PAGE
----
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Klopsteg Lectures

All lectures are open to the public, thanks to the generosity of the Klopsteg fund, and (unless indicated otherwise below) are held Mondays 4:30-6:00pm at University Hall in the Hagstrum Room-201.

Program Director: Professor Ken Alder (History)


Schedule for 2019-20

Fall Quarter

October 14 - Projit Mukharji - University of Pennsylvania, History and Sociology of Science

"Decolonial Science in a Postcolonial State: Parapsychology in India, c.1952-1977"

India emerged as an independent nation-state in 1947. The new postcolonial state maintained much of the legal, administrative and infrastructural apparatus it had inherited from its colonial predecessor. One might say that whilst colonialism had ended, coloniality persisted in the postcolony. Yet, some of its politicians were also keen to imagine, support and implement a new science that broke with the colonial inheritance, viz. inaugurate a decolonial science. It was in this context that parapsychology, a marginal science in the West, became a site for experimenting with new ideas of what science should be and how it could be used in statecraft. In this paper, I shall examine some of these efforts to construct a decolonial science and interrogate the novel ways in which it was yoked to the mundane business of running a new state.

October 21 - Thomas Mullaney - Stanford University, History

"The Pixel and the Tessera: Towards a Theory of Graphic Resolution"

What is resolution? What is low resolution versus high resolution, and what determines the boundary between them? Why, in the history of industrial-scale textual production, has resolution favored certain writing systems over others, none more privileged than the Latin alphabet, and none more disadvantaged than Chinese? In this talk, Stanford historian and Guggenheim fellow Thomas S. Mullaney outlines a theory of resolution that seeks to address these and related questions. He focuses on two genealogies of resolution, one derived from weaving and the other from mosaic art. Both genealogies operated in a shared condition of scarcity, operating within an economy of detail that is always limited as compared to the texts or graphics they seek to render, and yet each genealogy has achieved these ends in radically different ways. In the framework of weaving, a preexisting mesh determines the shape and size of the cells, establishing a uniformity that can be traced through to movable type and the modern-day pixel. In the mosaic framework, however, the cells determine the ultimate shape of the mesh, insofar as artisans are able to cut and arrange tesserae (tile, glass, ivory, or otherwise) according to the sizes, shapes, and orientations they need or desire. Mullaney will argue that, although current understandings and practices of resolution are almost entirely dependent on the weaving genealogy, only when we attend to both genealogies can we begin to understand the "politics of the pixel," and the reasons why industrial-age textual production has exhibited such profound asymmetries and inequalities when dealing with the world's different orthographic traditions.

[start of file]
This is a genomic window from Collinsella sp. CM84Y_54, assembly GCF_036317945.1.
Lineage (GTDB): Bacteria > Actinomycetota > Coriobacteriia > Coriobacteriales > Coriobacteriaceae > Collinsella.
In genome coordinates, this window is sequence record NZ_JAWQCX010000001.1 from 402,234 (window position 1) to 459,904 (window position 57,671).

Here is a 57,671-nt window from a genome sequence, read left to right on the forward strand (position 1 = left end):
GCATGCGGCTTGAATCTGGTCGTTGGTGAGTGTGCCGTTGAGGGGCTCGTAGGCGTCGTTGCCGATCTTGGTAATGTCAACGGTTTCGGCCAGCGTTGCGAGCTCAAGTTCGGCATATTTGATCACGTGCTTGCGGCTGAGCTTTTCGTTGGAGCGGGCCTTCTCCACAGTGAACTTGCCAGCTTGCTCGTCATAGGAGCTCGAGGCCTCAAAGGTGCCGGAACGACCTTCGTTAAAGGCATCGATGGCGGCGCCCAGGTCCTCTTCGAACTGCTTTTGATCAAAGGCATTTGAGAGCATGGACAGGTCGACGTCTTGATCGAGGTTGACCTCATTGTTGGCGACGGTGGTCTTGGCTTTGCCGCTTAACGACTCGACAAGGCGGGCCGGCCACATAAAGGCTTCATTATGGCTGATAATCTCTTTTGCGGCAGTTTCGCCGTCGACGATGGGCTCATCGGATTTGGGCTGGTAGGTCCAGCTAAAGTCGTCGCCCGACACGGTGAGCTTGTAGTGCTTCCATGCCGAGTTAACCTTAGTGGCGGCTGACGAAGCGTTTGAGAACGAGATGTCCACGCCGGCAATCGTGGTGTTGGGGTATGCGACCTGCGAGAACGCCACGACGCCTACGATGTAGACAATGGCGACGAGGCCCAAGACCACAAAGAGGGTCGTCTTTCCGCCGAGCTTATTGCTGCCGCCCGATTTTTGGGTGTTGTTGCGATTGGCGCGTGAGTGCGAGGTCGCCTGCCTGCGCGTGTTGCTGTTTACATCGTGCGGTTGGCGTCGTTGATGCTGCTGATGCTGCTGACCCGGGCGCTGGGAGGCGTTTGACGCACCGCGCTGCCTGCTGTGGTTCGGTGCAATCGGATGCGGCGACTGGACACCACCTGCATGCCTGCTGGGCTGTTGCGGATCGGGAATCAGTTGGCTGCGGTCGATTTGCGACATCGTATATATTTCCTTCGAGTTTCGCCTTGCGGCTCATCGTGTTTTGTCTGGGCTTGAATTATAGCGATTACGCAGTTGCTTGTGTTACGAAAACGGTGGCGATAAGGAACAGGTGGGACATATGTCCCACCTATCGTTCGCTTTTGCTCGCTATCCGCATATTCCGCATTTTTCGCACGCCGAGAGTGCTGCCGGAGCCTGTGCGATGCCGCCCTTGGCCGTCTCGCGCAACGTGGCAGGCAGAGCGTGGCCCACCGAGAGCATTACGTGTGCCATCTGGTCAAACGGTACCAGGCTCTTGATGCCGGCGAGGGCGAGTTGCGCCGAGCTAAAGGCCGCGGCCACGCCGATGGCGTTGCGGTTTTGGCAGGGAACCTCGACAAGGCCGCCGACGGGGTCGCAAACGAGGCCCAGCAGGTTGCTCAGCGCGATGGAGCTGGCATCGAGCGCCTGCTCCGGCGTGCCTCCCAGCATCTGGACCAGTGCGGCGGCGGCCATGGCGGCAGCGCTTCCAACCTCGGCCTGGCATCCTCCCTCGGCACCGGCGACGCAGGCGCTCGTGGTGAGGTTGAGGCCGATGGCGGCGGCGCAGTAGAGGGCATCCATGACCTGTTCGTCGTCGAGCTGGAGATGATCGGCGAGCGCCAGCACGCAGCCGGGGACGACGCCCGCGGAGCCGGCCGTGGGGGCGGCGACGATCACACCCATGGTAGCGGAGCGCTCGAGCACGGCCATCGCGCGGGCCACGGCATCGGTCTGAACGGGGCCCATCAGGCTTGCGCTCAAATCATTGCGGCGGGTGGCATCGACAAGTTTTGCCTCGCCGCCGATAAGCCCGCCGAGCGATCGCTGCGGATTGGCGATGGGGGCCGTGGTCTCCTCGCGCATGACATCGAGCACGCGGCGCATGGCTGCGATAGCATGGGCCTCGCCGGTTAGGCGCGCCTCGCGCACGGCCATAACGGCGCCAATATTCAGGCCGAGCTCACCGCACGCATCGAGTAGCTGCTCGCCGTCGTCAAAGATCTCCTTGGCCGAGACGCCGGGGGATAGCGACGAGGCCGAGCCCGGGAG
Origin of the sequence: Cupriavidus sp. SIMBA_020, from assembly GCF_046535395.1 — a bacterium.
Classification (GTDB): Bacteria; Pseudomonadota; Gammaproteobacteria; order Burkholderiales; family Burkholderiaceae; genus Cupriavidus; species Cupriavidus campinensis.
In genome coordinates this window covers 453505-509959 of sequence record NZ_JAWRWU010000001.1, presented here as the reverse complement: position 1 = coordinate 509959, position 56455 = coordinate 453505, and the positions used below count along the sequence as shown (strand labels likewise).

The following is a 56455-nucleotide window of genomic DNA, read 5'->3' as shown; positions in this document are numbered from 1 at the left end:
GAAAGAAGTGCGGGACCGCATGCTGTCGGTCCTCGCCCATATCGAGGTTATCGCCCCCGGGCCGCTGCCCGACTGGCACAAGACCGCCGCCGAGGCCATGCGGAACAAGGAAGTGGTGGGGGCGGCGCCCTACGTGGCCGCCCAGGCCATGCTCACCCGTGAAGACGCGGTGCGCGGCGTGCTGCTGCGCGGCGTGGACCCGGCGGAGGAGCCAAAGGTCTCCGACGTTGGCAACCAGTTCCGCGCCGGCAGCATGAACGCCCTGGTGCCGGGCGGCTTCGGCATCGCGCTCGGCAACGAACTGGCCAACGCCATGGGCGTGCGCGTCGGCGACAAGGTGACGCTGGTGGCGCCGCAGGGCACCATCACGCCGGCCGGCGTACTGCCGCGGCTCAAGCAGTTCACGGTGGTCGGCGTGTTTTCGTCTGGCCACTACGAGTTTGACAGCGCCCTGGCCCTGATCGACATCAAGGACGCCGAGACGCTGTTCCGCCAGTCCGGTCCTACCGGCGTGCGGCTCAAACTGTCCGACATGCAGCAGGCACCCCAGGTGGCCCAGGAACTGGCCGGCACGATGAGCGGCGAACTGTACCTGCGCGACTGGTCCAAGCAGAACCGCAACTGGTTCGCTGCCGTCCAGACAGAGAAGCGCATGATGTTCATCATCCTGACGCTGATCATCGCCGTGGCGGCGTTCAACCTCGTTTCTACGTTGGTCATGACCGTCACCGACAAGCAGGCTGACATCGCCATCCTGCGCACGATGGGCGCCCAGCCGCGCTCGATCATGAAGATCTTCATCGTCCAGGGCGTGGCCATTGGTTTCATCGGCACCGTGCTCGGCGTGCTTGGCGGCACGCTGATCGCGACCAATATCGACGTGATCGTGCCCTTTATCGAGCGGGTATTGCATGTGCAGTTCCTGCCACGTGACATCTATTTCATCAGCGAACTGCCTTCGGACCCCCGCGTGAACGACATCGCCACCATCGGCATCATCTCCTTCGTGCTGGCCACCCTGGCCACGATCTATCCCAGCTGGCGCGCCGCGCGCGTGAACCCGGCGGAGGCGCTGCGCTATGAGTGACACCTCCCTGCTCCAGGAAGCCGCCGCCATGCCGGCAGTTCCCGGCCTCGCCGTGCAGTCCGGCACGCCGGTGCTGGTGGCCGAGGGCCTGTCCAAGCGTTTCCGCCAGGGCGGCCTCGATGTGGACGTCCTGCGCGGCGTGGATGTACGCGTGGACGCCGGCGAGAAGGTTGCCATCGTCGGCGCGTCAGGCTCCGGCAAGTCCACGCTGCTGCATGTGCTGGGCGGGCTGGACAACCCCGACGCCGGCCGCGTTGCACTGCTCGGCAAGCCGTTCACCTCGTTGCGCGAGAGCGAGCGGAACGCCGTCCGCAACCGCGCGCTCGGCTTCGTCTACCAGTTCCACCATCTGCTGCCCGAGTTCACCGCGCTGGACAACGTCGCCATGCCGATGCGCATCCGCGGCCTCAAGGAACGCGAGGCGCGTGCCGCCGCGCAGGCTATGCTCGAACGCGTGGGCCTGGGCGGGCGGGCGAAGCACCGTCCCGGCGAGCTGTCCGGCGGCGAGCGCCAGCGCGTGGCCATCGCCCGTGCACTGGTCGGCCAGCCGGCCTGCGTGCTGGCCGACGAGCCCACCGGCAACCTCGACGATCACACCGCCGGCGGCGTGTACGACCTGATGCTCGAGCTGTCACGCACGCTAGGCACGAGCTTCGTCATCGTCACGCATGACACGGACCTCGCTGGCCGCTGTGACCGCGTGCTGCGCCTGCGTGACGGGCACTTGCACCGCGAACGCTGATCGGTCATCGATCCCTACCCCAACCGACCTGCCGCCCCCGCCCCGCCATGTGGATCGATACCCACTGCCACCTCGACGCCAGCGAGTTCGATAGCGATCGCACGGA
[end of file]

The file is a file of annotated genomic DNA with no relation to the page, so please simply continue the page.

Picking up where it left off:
October 28 - Sunil Amrith - Harvard University, History

"Water and the Making of Modern India"

Earlier this summer, the south Indian metropolis of Chennai came close to running out of water. At the same time, great expanses of the western coast of India lay underwater, with tens of thousands of people displaced by flooding. One of the most fundamental shifts over the past half-century is the coming together of the monsoon’s natural and human history, reflected in mounting evidence that human activity is reshaping the monsoon, making it more erratic and more extreme. Moving from the history of Indian meteorology to broader economic and political debates about water, I shall argue that water has been central to different conceptions of India’s freedom and India’s future.

November 18 - Sarah Richardson - Harvard University, History of Science

"Sex Contextualism"

Do HeLa cells have a sex?  The past decade has seen the rise, under the slogan "Every Cell Has a Sex,” of new scientific disciplines – such as “sex-based biology” and “gender-specific medicine” – centered on the study of sex.  Much like “race,” scientific uses of “sex” also interact with the concept of sex in social ontology. As such, scientific uses carry implications for our everyday assumptions about sex and gender roles and for normative projects to bring about gender justice. Through historically and philosophically sensitive analyses of the concept of sex as it is operationalized in experimental research settings, I develop an account of sex as a contested theoretical construct pinned to research context and open to conceptual debate. Choices about how to operationalize the concept of sex in scientific research, I argue, carry ontological, epistemological, ethical, and political implications. This talk frames the broader stakes of claims that every level and component of biological organization has a sex, briefly outlines four stances with respect to the question of whether every cell has a sex, and argues for the merits of one of these approaches, which I call “sex contextualism."